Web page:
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EPA Analysis Finds Excessive Nutrients, Herbicide Traces in Many US Lakes

A recent federal survey found traces of a common, potentially harmful pesticide in nearly one-third of the nation's lakes.

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A recent federal survey found traces of a common, potentially harmful pesticide in nearly one-third of the nation's lakes.

The latest National Lakes Assessment, released by the Environmental Protection Agency this week, indicated that 30 percent of lakes contained low concentrations of atrazine, an herbicide linked to reproductive problems in frogs and serious health issues in humans.

Concentrations of the chemical, however, reached the agency's level of concern for plants in freshwaters in less than 1 percent of cases.

Agency officials were more concerned about high levels of nutrients such as nitrogen and phosphorous, which can cause algal blooms and stifle oxygen — and aquatic life — in the water.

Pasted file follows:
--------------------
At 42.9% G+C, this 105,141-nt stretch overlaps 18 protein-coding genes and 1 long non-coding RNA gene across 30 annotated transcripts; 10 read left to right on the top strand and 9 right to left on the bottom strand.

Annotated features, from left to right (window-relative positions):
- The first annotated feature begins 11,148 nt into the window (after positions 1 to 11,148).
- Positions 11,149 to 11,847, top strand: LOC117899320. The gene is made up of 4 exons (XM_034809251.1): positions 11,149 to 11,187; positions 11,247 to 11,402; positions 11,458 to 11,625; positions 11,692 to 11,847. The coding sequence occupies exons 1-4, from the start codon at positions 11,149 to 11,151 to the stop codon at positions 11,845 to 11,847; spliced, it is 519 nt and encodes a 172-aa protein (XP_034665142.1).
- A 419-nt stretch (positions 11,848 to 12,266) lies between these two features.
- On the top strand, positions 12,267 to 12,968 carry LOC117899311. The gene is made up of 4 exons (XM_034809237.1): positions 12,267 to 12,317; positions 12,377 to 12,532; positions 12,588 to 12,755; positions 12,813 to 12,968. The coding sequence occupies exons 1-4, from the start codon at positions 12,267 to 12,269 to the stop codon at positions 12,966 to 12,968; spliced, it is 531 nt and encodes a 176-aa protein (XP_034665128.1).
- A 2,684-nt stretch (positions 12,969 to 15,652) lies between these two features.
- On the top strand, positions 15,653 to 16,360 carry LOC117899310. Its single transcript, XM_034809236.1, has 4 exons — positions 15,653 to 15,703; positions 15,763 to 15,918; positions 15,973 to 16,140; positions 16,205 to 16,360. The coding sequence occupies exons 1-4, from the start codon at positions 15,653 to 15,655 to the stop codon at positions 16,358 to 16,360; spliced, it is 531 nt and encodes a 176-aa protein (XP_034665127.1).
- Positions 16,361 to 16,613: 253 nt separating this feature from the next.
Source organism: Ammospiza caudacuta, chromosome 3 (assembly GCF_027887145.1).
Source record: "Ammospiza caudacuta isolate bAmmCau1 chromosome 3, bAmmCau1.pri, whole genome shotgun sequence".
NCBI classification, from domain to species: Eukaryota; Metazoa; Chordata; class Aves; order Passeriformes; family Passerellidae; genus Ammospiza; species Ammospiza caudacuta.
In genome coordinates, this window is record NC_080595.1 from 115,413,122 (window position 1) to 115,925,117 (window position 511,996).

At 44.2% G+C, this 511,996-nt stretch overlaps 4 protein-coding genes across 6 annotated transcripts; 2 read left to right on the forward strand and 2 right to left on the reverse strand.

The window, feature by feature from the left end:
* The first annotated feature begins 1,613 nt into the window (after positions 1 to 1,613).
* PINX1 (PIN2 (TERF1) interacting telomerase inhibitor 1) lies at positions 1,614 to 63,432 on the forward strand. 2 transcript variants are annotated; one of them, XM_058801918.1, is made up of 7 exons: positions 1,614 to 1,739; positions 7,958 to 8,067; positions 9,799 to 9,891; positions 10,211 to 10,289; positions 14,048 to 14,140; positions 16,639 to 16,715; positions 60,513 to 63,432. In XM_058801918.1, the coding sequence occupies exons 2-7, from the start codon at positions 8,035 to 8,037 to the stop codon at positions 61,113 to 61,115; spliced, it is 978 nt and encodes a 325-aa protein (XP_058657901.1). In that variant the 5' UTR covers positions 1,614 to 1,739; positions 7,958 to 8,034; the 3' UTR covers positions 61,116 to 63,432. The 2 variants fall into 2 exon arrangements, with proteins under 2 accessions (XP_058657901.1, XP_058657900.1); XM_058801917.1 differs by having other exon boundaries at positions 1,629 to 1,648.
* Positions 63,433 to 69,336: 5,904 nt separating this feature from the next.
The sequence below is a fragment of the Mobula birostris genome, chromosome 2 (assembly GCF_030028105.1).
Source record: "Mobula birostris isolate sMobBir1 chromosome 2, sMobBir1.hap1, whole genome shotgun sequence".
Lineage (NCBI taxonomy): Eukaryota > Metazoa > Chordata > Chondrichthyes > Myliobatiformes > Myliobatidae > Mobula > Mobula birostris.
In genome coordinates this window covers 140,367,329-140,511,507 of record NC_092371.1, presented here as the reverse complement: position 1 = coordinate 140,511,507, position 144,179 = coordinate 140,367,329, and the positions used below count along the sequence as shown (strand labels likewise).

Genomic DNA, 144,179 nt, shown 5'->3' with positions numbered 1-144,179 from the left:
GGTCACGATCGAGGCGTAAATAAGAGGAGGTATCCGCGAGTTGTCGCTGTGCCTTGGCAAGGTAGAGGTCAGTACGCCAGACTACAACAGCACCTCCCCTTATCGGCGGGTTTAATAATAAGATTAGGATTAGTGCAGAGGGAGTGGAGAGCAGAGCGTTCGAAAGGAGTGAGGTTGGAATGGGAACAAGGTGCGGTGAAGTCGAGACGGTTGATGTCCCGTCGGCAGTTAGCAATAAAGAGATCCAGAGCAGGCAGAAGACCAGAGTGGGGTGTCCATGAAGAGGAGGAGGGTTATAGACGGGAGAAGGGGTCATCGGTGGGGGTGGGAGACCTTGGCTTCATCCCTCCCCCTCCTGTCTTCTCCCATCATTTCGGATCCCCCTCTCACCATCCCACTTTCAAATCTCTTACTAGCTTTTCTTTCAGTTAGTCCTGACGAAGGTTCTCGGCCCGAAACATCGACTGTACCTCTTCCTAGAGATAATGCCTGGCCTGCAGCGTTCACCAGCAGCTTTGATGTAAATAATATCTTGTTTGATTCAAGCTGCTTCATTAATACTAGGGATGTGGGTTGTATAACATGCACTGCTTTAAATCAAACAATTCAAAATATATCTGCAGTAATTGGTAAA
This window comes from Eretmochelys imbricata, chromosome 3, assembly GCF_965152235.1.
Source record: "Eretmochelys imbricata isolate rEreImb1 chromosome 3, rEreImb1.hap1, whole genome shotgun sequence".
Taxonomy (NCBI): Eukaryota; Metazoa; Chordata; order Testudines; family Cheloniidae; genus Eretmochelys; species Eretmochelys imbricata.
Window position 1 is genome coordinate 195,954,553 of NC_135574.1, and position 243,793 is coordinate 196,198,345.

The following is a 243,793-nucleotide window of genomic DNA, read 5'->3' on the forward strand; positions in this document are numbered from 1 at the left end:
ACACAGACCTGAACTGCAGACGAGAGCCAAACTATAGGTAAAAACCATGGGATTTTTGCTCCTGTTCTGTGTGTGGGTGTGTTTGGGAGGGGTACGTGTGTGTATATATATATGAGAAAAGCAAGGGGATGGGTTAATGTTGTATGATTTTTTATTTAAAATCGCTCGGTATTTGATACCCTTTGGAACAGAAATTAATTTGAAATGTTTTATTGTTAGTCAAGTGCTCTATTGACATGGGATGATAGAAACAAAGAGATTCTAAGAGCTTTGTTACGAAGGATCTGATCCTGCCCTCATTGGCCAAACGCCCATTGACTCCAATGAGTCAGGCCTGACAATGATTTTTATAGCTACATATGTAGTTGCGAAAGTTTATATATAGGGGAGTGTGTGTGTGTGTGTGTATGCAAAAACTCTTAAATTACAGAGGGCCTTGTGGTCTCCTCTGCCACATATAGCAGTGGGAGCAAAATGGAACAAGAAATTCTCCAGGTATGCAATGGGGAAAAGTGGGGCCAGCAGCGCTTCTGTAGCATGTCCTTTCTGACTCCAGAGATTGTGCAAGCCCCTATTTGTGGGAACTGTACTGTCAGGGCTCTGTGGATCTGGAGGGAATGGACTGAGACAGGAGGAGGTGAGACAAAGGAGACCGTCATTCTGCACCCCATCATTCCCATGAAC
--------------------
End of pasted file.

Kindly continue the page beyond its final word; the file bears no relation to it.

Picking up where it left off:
Forty percent of lakes in the survey contained excessive phosphorus levels, while 35 percent saw high nitrogen levels. The study also showed that 31 percent of lakes had degraded communities of benthic macroinvertebrates, which include snails, mayflies and other small creatures.

"Nutrient pollution is one of America’s most widespread and costly environmental and public health challenges," the agency said in a statement. "EPA is working on many fronts to reduce the severity, extent, and impacts of nutrient pollution in our nation’s lakes and other waters."

The algal toxin microcystin was present in nearly 40 percent of lakes, but almost entirely in amounts below levels of concern set by the World Health Organization.

The assessment, which analyzed data from 2012, showed little change compared to the findings from a previous study in 2007. Levels of phosphorous, microcystin and potentially toxic cyanobacteria cells grew worse, but the EPA also said that lake water levels improved.

“We use lakes for drinking water, energy, food and recreation, and our fish, birds and wildlife depend on lakes for habitat,” said Joel Beauvais, the agency's deputy assistant administrator for water. “The National Lakes Assessment provides us with valuable information to help protect and restore our lakes across the country.”

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